Undercover DHS Tests Find Security Failures at US Airports
An internal investigation of the TSA revealed security failures at dozens of the nation’s airports, where undercover investigators were able to smuggle mock explosives or banned weapons through checkpoints in 95 percent of trials.
The series of tests were conducted by Homeland Security Red Teams who pose as passengers, setting out to beat the system, reported ABC News.
According to ABC News, "TSA agents failed 67 out of 70 tests, with Red Team members repeatedly able to get potential weapons through checkpoints."
"In one test an undercover agent was stopped after setting off an alarm at a magnetometer, but TSA screeners failed to detect a fake explosive device that was taped to his back during a follow-on pat down," the report said.
This is not the first time the TSA has had trouble spotting Red Team agents, said ABC News. A similar episode played out in 2013, when an undercover investigator with a fake bomb hidden on his body passed through a metal detector, went through a pat-down at New Jersey's Newark Liberty Airport, and was never caught.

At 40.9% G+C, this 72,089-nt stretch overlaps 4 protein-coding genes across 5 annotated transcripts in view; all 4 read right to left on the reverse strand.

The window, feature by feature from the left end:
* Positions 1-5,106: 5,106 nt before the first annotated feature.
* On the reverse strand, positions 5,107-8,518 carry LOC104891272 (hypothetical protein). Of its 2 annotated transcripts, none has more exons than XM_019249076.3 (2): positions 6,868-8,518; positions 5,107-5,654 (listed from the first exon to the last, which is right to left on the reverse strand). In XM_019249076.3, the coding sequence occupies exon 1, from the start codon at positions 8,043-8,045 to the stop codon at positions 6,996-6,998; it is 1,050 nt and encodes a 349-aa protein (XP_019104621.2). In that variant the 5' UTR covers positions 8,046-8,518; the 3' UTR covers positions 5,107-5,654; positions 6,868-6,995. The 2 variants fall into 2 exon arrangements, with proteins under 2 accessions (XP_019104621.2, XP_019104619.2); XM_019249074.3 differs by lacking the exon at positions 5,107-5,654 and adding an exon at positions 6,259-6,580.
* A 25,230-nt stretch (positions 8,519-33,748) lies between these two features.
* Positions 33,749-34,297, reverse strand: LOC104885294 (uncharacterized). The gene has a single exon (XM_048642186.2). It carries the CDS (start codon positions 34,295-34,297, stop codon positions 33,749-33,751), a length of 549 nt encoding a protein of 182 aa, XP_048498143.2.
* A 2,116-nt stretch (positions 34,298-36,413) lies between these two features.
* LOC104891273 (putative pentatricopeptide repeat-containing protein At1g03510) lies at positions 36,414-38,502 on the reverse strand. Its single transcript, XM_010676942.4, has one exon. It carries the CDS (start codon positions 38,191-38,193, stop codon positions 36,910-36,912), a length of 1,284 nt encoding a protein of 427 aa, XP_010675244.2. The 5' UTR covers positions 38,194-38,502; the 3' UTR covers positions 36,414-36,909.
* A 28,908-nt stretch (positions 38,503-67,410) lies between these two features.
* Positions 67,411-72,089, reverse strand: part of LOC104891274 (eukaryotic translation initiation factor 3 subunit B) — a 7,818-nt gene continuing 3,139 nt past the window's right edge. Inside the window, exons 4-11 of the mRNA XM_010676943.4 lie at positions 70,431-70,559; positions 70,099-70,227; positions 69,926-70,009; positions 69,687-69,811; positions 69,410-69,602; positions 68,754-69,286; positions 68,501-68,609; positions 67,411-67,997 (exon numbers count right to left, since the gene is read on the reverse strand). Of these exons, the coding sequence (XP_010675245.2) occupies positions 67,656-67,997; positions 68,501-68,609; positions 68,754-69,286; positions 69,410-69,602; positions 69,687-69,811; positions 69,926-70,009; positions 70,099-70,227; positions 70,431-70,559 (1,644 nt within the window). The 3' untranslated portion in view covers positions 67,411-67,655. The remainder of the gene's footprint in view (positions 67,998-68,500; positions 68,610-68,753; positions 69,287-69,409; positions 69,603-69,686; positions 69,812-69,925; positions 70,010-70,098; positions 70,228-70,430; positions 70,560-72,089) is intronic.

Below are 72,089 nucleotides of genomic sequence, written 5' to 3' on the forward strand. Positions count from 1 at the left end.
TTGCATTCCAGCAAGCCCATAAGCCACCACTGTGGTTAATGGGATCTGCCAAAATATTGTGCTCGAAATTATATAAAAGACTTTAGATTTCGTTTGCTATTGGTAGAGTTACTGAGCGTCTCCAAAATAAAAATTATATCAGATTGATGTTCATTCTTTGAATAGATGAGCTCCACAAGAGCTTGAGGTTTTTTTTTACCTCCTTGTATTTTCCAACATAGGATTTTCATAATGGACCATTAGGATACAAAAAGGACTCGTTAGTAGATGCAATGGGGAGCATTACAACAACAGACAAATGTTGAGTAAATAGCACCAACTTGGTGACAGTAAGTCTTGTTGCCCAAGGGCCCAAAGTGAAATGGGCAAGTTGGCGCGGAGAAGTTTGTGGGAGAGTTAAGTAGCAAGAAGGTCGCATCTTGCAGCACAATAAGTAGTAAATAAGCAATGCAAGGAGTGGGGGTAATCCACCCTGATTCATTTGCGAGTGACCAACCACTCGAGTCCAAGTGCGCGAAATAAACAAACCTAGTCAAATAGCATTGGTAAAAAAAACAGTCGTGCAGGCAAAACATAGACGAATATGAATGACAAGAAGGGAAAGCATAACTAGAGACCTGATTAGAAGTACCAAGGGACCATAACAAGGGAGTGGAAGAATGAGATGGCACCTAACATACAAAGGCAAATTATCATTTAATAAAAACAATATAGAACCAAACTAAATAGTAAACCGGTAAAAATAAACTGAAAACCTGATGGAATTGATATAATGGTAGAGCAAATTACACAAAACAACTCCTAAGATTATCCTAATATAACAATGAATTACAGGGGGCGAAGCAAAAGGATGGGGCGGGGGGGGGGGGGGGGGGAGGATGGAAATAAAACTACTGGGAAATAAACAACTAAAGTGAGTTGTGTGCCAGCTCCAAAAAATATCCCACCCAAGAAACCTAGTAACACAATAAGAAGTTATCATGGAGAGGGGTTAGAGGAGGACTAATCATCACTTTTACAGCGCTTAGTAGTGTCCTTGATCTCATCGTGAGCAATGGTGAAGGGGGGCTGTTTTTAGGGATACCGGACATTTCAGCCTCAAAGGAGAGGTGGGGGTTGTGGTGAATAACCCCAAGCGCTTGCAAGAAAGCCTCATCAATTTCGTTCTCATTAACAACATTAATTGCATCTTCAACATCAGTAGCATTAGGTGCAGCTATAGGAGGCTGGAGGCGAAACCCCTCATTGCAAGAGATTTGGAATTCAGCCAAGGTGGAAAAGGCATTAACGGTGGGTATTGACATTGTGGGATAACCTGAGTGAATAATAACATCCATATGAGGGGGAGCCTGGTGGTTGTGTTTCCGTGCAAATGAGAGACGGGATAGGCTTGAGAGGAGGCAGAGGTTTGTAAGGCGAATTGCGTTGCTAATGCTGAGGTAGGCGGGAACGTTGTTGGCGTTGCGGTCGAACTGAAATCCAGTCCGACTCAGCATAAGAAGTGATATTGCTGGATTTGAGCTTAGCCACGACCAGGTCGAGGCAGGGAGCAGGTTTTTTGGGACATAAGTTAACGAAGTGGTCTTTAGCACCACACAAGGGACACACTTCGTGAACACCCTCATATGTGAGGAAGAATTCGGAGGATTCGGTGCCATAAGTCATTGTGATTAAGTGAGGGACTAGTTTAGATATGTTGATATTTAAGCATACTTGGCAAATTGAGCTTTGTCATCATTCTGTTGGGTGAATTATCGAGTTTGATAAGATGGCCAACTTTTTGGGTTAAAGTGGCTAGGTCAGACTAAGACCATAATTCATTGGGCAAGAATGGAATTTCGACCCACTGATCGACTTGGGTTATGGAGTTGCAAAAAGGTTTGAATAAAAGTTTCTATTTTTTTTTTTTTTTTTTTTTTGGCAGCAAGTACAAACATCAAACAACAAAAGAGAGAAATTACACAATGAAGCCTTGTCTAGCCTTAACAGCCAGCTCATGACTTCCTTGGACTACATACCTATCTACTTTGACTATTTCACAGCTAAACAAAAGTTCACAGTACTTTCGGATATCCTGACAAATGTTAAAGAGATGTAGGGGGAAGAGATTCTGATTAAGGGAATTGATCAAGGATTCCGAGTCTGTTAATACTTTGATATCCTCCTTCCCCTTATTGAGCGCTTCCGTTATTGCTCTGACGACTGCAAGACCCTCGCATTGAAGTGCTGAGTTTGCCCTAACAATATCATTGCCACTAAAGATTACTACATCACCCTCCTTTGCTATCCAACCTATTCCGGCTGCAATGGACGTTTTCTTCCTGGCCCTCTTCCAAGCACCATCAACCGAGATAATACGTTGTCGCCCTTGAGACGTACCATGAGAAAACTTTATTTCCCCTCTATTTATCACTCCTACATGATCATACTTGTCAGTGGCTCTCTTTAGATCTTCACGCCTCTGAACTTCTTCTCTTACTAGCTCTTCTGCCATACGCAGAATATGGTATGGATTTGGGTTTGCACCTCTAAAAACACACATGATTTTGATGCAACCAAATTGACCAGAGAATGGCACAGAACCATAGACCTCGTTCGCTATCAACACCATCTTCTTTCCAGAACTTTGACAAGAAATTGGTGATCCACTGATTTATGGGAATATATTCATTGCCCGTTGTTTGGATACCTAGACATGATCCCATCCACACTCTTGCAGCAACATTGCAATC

More recently, the DHS inspector general’s office concluded a series of undercover tests targeting checked baggage screening at airports across the country.
That review found “vulnerabilities” throughout the system, attributing them to human error and technological failures, according to a three-paragraph summary of the review released in September.
In addition, the review determined that despite spending $540 million for checked baggage screening equipment and another $11 million for training since a previous review in 2009, the TSA failed to make any noticeable improvements in that time.